What An Old Punk Comic Anthology Magazine From The 1980s Can Teach Us About Comic Design.

2017 Artwork Punk Comic Design Article sketch

A while before I wrote this article about comic design, I rediscovered a second-hand copy of an old comic anthology magazine called “Deadline” (from July 1989!) that I’d bought from a comic shop in Brighton about six years ago.

The thing that surprised me the most was that this one magazine can tell us a lot about clever comic design. Since, a lot of what makes this comic magazine so “punk” is actually fairly subtle.

Even if you don’t plan on making punk comics, seeing how this magazine makes itself “punk” without it being immediately noticeable might give you a few ideas for improving your own non-punk comics or webcomics.

Opening up this magazine, one of the things that will really take you by surprise is the fact that there is graffiti printed next to the index. Most of it is hilariously random and nonsensical, like the kind of things that we probably all used to scribble in our notebooks when we were at school. It’s an instant signpost that this magazine doesn’t take itself, or the world, too seriously. You can’t get more punk than this!

In fact, the whole magazine is peppered with these kinds of hilarious details. There are silly scribbles in the margins on some pages, and even in the backgrounds of many of the actual comics. These kinds of small details emphasise that this is a comic. It isn’t a TV show on paper, it isn’t an ultra low-budget movie – it is a comic. It’s a medium where literally anything can happen, and where literally anything does. So, yes, even the format of these old punk comics was an subtle anarchist statement of some kind.

Not only do all of the tiny details force you to look closely at each page, but they give the comic more of a personality than more traditional comics have. You can instantly tell that the people making these comics have had fun making them. You can almost see the moments when they suddenly though of a hilariously silly idea and then spontaneously decided to add it to the background. It’s almost like a glimpse into the minds of the punks who made these comics.

Another cool thing about this magazine is that, for the most part, it’s filled with self-contained short stories by different artists and/or writers. Yes, there’s the second part of a long-running “Tank Girl” story (which I think I have in trade paperback anyway) and possibly a long-running sci-fi story too, but the rest of the comic is mostly filled with lots of short things that can be enjoyed with no prior knowledge. It’s democratic and open to all.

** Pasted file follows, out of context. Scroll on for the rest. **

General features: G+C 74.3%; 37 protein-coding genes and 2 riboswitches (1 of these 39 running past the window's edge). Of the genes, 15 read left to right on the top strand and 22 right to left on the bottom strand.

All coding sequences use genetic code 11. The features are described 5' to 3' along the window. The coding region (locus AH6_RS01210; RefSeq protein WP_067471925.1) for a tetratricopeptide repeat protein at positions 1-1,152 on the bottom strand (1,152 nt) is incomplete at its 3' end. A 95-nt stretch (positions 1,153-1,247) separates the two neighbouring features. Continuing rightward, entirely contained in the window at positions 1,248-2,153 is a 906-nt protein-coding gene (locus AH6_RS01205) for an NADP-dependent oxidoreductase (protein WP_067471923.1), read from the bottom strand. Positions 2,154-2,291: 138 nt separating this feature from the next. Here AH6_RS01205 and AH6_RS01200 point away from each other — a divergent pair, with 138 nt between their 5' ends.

Seriously, I wish that more comics were like this. One of the many problems with, say, American superhero comic franchises is the fact that you apparently need to know lots of detailed backstory even to read a single story arc. So, it’s wonderfully refreshing to see a comic that not only contains a wide variety of different things, but can also be read with little to no prior knowledge. It actually makes comics accessible to new readers! Again, this is also kind of an anti-elitist punk thing.

Plus, the length of some of these short cartoons really works in their favour because it encourages careful writing. For example, there’s a hilarious two-page comic about an angry American air force commander and his four insubordinate subordinates.

When you read it, it feels like a much longer comic, but the whole thing takes place within just 14-16 panels. If you’ve ever made a comic or a webcomic, you’ll know how much of a challenge this must have been to write! The comics might be silly but, like a good punk song, you can tell that people have put passion and thought into them.

Then there’s the art. Because this magazine was printed in the late 1980s on a relatively low budget, every page (apart from the cover) is in black and white. This instantly gives the art a much more “spontaneous” and “punk” look than it would if it had been printed in colour. Again, even the magazine’s format is punk!

Not only does each artist get to show off their own distinctive art style, but the art varies from minimalist “newspaper comic” style art to the kind of hyper-detailed stylised artwork (where you notice something new every time you look at it).

All of these art styles sit next to each other, with no real judgements about which one is “better” or “worse”. The focus is on the comedy, the writing and the fact that there are all these different art styles in one magazine.

So, yes, a lot of what makes this old magazine from the 1980s so “punk” isn’t always immediately noticeable at first glance. So, if you’re thinking of making a comic or a webcomic, it might be worth thinking about how you can emphasise the important parts of it in all sorts of subtle ways.


Anyway, I hope that this was useful 🙂


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